Inflation in Europe falls to 2.4% as interest rates pack a punch


Europeans again saw some relief as inflation dropped to 2.4% in November, the lowest in more than two years, as plummeting energy costs have eased a cost-of-living crisis but higher interest rates squeeze the economy's ability to grow.

Inflation for the 20 countries using the euro currency fell from an annual 2.9% in October, according to numbers released Thursday by Eurostat, the European Union's statistics agency. It's a far cry from the peak of 10.6% in October 2022 as an energy crisis left Europe's households and businesses struggling to make ends meet.

The new figure is close to the European Central Bank's inflation target of 2% following a rapid series of interest rate hikes dating to summer 2022. But the tradeoff is stalled economic growth.

With energy prices plunging 11.5% from a year earlier, it raises expectations that the ECB would hold rates steady for the second time in a row at its next meeting Dec. 14.

ECB President Christine Lagarde reiterated this week that the bank would make decisions based on the latest data and keep rates high as long as needed to reach its inflation goal.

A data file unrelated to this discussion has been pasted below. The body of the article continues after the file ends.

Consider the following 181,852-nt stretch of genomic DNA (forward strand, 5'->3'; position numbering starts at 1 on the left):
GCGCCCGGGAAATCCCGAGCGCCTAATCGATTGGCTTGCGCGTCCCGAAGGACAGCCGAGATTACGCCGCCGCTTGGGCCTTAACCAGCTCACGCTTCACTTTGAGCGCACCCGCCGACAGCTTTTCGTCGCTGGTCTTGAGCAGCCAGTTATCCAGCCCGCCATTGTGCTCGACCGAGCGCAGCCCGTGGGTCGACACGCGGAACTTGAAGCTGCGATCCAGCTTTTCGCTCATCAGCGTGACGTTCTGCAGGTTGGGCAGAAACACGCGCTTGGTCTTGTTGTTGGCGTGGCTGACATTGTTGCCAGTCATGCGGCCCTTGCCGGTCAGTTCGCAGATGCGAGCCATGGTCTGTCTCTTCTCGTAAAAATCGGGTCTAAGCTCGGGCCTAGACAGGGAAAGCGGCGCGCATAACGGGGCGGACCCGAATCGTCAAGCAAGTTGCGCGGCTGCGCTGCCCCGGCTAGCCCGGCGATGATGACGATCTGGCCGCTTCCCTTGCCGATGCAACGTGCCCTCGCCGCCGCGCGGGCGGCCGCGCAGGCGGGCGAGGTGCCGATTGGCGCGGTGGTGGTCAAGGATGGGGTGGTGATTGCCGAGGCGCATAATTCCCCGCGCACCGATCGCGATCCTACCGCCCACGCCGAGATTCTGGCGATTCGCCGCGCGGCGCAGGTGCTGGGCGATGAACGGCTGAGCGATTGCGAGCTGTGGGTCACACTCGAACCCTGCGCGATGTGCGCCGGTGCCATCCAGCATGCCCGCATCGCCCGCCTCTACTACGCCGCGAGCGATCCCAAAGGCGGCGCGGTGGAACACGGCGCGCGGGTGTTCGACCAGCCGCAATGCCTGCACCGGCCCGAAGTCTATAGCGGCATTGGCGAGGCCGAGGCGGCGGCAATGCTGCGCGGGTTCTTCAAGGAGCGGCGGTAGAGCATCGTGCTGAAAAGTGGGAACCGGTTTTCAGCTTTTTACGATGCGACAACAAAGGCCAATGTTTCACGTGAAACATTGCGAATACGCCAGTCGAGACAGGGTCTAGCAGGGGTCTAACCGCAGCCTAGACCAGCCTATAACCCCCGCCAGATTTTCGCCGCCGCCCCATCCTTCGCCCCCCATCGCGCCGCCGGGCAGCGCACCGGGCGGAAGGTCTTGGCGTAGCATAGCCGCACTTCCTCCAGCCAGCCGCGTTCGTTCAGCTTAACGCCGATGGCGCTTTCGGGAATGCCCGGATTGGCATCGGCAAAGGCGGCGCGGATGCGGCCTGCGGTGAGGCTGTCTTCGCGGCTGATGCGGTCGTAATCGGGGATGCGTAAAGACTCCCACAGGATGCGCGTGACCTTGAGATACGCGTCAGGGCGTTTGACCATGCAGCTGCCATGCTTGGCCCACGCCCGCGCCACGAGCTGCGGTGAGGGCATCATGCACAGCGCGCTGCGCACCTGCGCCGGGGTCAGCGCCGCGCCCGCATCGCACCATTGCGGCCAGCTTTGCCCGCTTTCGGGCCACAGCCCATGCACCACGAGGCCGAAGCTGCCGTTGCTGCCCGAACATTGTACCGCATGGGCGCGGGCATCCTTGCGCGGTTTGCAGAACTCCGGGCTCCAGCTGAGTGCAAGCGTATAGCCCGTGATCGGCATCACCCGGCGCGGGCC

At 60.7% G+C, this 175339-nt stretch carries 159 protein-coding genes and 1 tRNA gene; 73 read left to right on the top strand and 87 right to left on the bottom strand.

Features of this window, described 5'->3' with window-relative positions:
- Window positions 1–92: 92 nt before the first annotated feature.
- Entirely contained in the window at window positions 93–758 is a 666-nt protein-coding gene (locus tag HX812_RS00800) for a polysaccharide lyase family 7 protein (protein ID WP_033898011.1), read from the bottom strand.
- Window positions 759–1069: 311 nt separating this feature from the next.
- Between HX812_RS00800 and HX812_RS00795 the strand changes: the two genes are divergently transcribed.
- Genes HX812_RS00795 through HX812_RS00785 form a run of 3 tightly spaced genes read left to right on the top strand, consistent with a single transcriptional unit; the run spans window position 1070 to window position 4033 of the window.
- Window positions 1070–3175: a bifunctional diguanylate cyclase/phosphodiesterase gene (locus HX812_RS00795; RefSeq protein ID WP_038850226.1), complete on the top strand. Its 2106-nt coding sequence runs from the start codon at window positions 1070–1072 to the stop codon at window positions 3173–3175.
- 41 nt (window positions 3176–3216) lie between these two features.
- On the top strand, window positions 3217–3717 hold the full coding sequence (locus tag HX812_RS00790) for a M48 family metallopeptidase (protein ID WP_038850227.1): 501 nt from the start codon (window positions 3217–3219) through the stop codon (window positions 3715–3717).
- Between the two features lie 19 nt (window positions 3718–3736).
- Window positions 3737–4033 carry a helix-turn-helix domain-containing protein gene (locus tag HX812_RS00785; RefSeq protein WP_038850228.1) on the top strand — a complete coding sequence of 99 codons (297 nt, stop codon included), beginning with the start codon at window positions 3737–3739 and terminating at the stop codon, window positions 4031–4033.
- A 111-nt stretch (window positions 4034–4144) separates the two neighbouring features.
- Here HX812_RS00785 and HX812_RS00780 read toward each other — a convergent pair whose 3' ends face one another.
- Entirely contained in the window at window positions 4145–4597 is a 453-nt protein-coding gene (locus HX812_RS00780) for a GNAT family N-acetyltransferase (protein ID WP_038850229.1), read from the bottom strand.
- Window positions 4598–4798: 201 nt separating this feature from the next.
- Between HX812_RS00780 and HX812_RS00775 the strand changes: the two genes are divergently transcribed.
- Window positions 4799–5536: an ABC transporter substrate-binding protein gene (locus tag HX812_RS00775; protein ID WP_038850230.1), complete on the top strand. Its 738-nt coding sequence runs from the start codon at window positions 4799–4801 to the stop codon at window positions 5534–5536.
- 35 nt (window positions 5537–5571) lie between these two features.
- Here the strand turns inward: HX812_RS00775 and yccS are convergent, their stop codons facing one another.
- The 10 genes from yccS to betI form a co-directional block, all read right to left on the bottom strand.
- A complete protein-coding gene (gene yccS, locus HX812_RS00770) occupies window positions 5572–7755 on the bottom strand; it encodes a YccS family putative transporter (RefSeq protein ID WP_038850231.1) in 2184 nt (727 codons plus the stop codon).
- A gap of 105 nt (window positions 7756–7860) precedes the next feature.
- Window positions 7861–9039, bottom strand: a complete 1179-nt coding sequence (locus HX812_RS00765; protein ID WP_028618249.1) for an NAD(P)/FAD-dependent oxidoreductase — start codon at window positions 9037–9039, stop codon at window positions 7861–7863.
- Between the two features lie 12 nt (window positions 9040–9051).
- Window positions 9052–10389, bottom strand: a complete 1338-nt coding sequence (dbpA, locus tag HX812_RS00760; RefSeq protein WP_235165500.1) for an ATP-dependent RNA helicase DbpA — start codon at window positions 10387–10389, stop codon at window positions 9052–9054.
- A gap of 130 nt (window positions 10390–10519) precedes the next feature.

There are risks ahead from global conflicts, and while food prices in the eurozone have eased, they are still up 6.9% from a year earlier.

"This is not the time to start declaring victory," Lagarde said at a hearing in the European Parliament.

That's on stark display in Germany, Europe's largest economy, which saw annual inflation fall to 2.3% this month from 3% in October. But it is now dealing with a budget crisis — on top of being the world's worst-performing major economy.

The energy crunch was especially hard on Germany, which relied on cheap natural gas from Russia to power its factories. Moscow largely cut off supplies to Europe after Western sanctions over the invasion of Ukraine, and companies are still facing the fallout.

Relief on their bills is at risk after a court ruling upended Germany's spending plan and left the government scrambling to fill a 60 billion-euro (more than $65 billion) hole.

The larger eurozone has barely expanded this year, eking out 0.1% growth in the July-to-September quarter. On Wednesday, the OECD projected that this year's muted growth of 0.6% would rise only to 0.9% next year.

"With a weakening economic outlook and disinflation, rate hikes should be off the table at the December meeting," Carsten Brzeski, global head of macro at ING bank, said about the ECB, whose key rate has hit a record-high 4%.

"Given that the full impact of the tightening so far will still unfold in the coming months, the risk is even high that the ECB has already tightened too much," he said in a research note.

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